Adding live plants to your aquarium is never a bad idea. Greenery is a great way to enhance tank visuals and boost water conditions! However, when your plants start to turn brown, you might wonder whether you are up to the task of aquatic plant care.
In truth, many new tank owners struggle with planted tanks. It is difficult getting tank conditions just right for plants. So you don’t have to feel bad about your plants wilting or browning.
Really, there are many potential reasons your plant has turned brown. Lighting, water conditions, and other factors play a big role in plant growth. It’s likely that you are doing something wrong with your plant care routine. Still, just because your plant looks unhealthy, does not mean it is beyond saving.
In this article, I’ll explain why your plant is turning brown. Knowing how your plant got this way will help you get your plant looking green, healthy, and fresh once more. In addition, I’ll introduce you to some crucial care tips so you can keep your greenery in great shape!
Why Aquarium Plants Turn Brown
Lovely green leaves are great to look at in an underwater environment. But if you don’t care for your plant the right way, they will start to lose their vibrancy and turn a sickly brown color.
1. Nutrient Deficiency
One possible explanation for your discolored leaves is nutrient deficiency. When your plant is missing key nutrients it can become brown and wilted. In some cases your plant will even die.
A number of micro and macronutrients could be lacking in your water. Chiefly, plants need magnesium, nitrogen, potassium, and phosphorus to survive underwater. Without these key macronutrients your plant won’t grow underwater.
A lack of these and other nutrients will result in a number of symptoms. Of course, your plant will turn brown. But some areas could even turn yellow, or black if your plant starts to rot.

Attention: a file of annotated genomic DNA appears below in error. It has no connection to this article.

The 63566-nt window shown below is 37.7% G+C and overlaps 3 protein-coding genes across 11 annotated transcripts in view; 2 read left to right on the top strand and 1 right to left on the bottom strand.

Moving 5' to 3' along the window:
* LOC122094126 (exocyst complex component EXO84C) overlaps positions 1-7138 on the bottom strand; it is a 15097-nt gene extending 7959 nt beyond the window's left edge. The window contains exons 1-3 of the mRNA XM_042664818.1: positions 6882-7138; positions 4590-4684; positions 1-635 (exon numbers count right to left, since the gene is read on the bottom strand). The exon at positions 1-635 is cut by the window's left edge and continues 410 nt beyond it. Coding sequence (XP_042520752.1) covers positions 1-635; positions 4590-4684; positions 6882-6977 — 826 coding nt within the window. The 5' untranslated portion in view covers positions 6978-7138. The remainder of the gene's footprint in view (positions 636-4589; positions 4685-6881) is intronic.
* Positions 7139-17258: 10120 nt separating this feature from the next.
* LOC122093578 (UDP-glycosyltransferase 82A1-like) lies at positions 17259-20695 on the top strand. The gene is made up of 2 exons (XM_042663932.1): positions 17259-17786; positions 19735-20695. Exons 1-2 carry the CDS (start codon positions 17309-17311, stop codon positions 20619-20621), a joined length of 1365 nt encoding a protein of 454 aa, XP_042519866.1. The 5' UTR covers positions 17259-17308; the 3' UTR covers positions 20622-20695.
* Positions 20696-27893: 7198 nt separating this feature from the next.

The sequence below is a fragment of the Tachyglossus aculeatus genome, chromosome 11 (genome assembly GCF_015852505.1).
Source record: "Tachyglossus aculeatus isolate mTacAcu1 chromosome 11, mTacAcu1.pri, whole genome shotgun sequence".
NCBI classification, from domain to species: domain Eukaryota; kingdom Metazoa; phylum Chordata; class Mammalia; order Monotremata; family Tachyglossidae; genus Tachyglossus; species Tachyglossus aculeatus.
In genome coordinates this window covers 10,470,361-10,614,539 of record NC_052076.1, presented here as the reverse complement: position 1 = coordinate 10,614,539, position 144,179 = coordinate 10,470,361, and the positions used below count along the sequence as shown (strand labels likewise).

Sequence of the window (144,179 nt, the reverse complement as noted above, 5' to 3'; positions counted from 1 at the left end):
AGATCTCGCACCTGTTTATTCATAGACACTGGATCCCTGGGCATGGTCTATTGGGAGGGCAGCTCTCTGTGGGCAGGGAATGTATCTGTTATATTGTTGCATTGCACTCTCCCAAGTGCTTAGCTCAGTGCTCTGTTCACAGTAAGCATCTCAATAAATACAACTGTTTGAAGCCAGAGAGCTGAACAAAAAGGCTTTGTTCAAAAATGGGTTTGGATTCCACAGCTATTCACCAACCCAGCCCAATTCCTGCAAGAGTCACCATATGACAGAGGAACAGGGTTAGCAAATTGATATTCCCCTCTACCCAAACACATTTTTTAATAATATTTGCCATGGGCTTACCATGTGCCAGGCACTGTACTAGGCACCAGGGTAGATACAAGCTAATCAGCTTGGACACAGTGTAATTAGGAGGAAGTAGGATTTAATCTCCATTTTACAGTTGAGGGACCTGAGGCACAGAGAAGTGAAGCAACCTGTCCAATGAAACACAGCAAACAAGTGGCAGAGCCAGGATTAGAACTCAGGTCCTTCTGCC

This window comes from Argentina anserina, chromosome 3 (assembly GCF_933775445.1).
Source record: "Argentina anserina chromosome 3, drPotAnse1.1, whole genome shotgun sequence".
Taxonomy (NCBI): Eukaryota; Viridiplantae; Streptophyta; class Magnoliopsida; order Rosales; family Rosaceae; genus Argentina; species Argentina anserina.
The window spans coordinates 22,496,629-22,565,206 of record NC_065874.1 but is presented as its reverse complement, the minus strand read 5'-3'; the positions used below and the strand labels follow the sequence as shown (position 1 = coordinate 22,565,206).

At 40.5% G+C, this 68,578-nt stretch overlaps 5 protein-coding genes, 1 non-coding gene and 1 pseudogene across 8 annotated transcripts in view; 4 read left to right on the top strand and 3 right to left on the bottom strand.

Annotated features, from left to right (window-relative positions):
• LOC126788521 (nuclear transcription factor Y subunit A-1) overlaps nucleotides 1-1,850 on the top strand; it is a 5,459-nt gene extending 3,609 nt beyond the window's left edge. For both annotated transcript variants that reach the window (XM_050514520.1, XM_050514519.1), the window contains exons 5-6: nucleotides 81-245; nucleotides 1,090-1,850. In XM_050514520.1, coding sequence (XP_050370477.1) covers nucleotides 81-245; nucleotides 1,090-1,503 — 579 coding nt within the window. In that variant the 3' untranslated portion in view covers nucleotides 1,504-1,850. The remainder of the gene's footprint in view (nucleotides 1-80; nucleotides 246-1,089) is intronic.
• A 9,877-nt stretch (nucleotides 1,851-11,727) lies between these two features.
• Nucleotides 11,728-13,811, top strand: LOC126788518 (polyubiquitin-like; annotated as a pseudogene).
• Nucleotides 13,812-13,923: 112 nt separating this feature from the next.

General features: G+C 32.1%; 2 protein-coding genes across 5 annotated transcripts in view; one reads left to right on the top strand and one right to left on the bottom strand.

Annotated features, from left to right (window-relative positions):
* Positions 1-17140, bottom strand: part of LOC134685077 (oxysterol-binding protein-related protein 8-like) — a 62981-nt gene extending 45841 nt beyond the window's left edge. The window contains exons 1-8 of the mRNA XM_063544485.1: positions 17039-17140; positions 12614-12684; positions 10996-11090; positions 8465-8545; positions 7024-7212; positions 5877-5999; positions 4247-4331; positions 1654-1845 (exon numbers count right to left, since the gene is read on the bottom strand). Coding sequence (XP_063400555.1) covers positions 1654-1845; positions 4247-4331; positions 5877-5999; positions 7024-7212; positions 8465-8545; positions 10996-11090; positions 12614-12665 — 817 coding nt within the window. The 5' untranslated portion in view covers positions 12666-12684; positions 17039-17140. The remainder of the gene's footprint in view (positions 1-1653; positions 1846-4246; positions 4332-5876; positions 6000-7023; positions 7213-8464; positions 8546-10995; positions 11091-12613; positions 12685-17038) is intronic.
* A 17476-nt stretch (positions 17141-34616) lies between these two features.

For instance, too little phosphorous can cause plants to grow smaller and develop dark brown spots.
In addition, most plants do not need a ton of micronutrients, but if they don’t have them they could develop necrosis. This is a form of plant rot that turns your leaves brown and black. When a plant doesn’t have Iron you will see these effects. A lack of CO2 can also create discolored leaves.
There are many easy fixes for this problem. Really, the best way to ensure that your plant doesn’t lack nutrients is by having fertilizer in your tank. Other reasons could be causing your plant to not suck up nutrients though. But I’ll get into that later on.
2. Not Enough Light
Another common cause of brown plant leaves is improper lighting. New plant owners make the mistake of over lighting their plant. This causes wilting and browning of plants. Tank owners also make the mistake of giving their plant to little light. A lack of light will make plants brown.
Sometimes, insufficient light can even spawn brown algae on plants. This algae growth will make your water and your plant unhealthy. So again, make sure light is made available in your tank.
When you don’t give your plant the right amount of light it cannot thrive in its aquatic environment. Do your research and make sure you are providing the right level of light.
3. Not Planting Your Greenery Correctly
If you are new to aquatic plants, you want to do your research. Each plant species has its own unique requirements and planting methods. If you don’t do research on the plant you get, and end up planting it wrong its leaves will turn brown.
So make sure the water conditions are right for your plant. You want to look up what climate is right for your plant, what Ph it needs, and other relevant information.